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ASE P2 Test Prep: Automatic Transmissions


An automatic transmission shifts itself using engine rpm, load and other inputs to regulate shift points and gear engagement. Older automatics have mechanical/hydraulic controls, while newer automatics have electronic/ hydraulic controls and are operated by a computer (the powertrain control module or a separate transmission control module). All automatics require some type of oil for the hydraulics as well as lubrication. Due to the complexity of the transmission, internal failures typically require replacing the entire transmission or transaxle with a new or remanufactured unit. Except for gaskets and filters, most internal transmission parts are dealer only parts.

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The valve body is located inside the transmission oil pan and regulates gear shifts and clutch pack engagement. Other shift controls on some transmissions include a vacuum modulator and/or governor (used on older transmissions to modify the rpm at which the transmission upshifts when the vehicle is accelerating under load). The modulator is mounted on the side of the transmission and is connected by a vacuum hose to the intake manifold on the engine. Problems with either component will affect shifting. Older transmissions may also use a throttle cable or linkage for kickdown shifts when accelerating. Newer transmissions use shaft and vehicle speed sensor inputs and engine sensor inputs to regulate shifting.

Automatic Transmission Fluid (ATF) is the working fluid inside an automatic transmission. It lubricates the gears, bearings and bushings, carries hydraulic pressure to shift the gears and serves as a fluid coupling inside the torque converter to transfer engine torque to the transmission. The fluid level inside the transmission must be maintained between the FULL and ADD marks for proper transmission operation. The fluid should also be changed if it shows signs of oxidation (dark discoloration or burned odor) or at the interval recommended in the owners manual.


ATF is a lightweight mineral oil that contains special additives and friction modifiers. It is dyed red to distinguish it from motor oil. Different types of ATF are required for different makes and models of transmissions, so make sure your customer gets the correct type of fluid for his vehicle. Using the wrong ATF can cause shift problems and may damage the transmission.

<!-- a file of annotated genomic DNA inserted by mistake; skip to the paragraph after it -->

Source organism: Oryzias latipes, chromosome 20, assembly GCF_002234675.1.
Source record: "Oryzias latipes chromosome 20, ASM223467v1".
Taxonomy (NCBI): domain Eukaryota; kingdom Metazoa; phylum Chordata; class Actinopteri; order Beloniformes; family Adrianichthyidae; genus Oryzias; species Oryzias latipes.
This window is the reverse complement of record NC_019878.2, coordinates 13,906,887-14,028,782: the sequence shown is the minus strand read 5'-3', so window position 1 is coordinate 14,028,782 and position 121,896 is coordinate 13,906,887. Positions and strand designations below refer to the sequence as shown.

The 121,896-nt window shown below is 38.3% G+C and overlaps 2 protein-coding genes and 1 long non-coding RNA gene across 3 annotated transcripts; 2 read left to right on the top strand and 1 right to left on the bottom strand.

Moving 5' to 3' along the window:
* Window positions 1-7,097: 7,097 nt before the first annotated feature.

GM, Ford, Chrysler, Honda, Mercedes and others all have their own specifications for ATF. There’s no such thing as a "universal" ATF that works in all transmissions. Some fluids meet a variety of specifications but cannot meet them all because of the different friction additives that are required.

Ford has three automatic transmission fluid specifications: Type F (a non-friction modified formula for most 1964-81 transmissions), Mercon (a friction-modified ATF similar to Dexron II for 1988-97 transmissions) and Mercon V (Ford’s latest friction-modified formula, introduced in 1997).

General Motors has two specifications: Dexron II and III. Both are friction-modified formulas and Dexron III can be used in the older GM transmissions that originally required Dexron II.

Chrysler has a number of different ATFs: MS-7176D (also known as ATF+2) is Chrysler’s version of a friction-modified ATF that’s similar to Dexron II. But Chrysler’s fluid is more slippery than GM’s, so Chrysler recommends using only ATF that meets their specifications in Chrysler transmissions. In other words, do not use Dexron or Mercon in a Chrysler transmission.


Chrysler MS-7176E (also known as ATF+3) was introduced in 1998 and supersedes ATF+2. It should only be used in 1998 and newer Chrysler transmissions, but it can also be used in earlier Chrysler transmissions. Chrysler ATF+4 is for 2000-01 model-year applications, and their newest fluid ATF+5 is for 2002 and newer models.

Located inside the transmission pan, the ATF filter traps wear particles that could damage the transmission. The filter should be replaced when the fluid is changed. A new transmission pan gasket is also required.

Original equipment ATF coolers are usually located in the bottom or the side of the radiator and are connected to the transmission with a pair of lines. Fluid circulates from the transmission to the cooler to maintain and limit the temperature of the ATF. For towing or hard use, installing an aftermarket auxiliary ATF cooler can help keep ATF temperatures down to prolong the life of the fluid and transmission.

The torque converter is a fluid coupling mounted on the flywheel between the engine and transmission that transfers engine torque to the transmission and also provides "torque multiplication" much like a set of reduction gears. Inside is a three-piece set of closely spaced blades, the turbine, stator and impeller. As the torque converter rotates, fluid is thrown from one set of blades against the other, much like a propeller churning water. This pushes the blades connected to the transmission input shaft and planetary gears to drive the vehicle down the road. Torque converters in most newer vehicles have a "lockup clutch" that engages in 3rd and 4th gears to eliminate slippage for improved fuel economy. The lockup clutch is engaged hydraulically and controlled by an electronic solenoid valve. The torque converter holds approximately one third of the total fluid required by the transmission. A failure results in slugging acceleration.


The transaxle is a transmission in a front-wheel drive car or minivan. A transaxle combines the transmission and differential into one unit.

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